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Michael Hughes reflects on “the soul of Second Street”

By DAVE FAIRCHILD

Danville Rotary

The Danville-Boyle County African American Historical Society (DBCAAHS), the Boyle County Public Library and the Heart of Danville Main Street program have joined together to bring the fourth annual Soul of Second Street Festival to Danville on Aug. 3 and 4. Michael Hughes, president of DBCAAHS, came to Rotary on July 27 to share his thoughts about the festival and his memories of growing up in the area. 

Hughes has lived in Danville all of his life and has been a leader in the development of the Soul of Second Street Festival and mini-conference, as well as the establishment of the African-American Historical Society in Boyle County.

In January of 2018, Michael Hughes was named Arts Citizen of the Year by the Arts Commission of Danville/Boyle County. He accepted the recognition at the McKinney Center in Constitution Square. Family and friends were on hand to witness the honor. Hughes thanked the many people he said had supported and inspired him over the years.

DBCAAHS was organized in December 2013 to preserve the history of the African-American communities in Danville and surrounding areas of Boyle County. There have been three previous Soul of Second Street festivals. The festival showcases the music and food typical of the former African-American business district and also relates the history of the district with photo displays and story circles.

“It’s important to me that the kids and people of our community know just how grand of a thing Second Street actually was,” Hughes said.

Hughes remembers, as a child, watching, wide-eyed, all the bustling activity along Second Street. “There were a lot people going into one building where there was a lodge on the top floor,” Hughes said. “A door would open and you could hear a jukebox playing. And there were white people pulling up on the street, probably buying booze from bootleggers.”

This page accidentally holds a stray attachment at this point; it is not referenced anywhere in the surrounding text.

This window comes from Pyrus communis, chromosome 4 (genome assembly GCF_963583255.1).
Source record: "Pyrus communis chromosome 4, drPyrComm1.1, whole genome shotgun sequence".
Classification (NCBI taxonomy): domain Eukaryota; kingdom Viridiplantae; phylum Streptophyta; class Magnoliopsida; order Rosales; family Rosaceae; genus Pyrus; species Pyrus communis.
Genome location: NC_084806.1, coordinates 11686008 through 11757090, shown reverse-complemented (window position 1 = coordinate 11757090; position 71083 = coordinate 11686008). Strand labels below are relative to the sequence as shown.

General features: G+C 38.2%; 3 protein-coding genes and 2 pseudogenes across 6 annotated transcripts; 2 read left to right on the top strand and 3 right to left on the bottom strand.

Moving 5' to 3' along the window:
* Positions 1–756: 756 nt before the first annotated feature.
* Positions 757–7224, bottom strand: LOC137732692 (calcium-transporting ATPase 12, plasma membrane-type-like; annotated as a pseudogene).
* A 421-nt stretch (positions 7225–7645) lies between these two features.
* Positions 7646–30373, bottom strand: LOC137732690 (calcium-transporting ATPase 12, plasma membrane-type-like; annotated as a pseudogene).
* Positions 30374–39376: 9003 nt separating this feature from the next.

He didn’t realize at the time that he was witnessing the heyday of Danville’s black business district.

When he returned from Vietnam in 1970, change was evident. Within three years, the buildings that so many people remembered fondly were razed and replaced with Constitution Square Park. The Urban Renewal Program came through Danville in 1973, and much of the city’s black business district that had stood for 100 years was demolished. Gone were the black-owned barbershops, poolrooms, restaurants, hotels, doctor and dentist offices, and social and entertainment magnets that had thrived during segregation but had fallen on hard times when integration allowed blacks to spend their money elsewhere. When the money left, businesses failed. When businesses failed, repairs were hit-and-miss.  It was the beginning of the end of the Second Street Hughes remembers.

“Second Street had always been part of conversations at black family reunions, but it was never part of the larger community conversation,” says Hughes.  He thinks the work of many groups to document and promote the history of the former black business district helps everyone in the community to better appreciate the many contributions made by members of the black community.

This year’s festival celebrates our community diversity while celebrating the once vibrant African-American business district that stood on Second Street through great music, food, drinks, and history.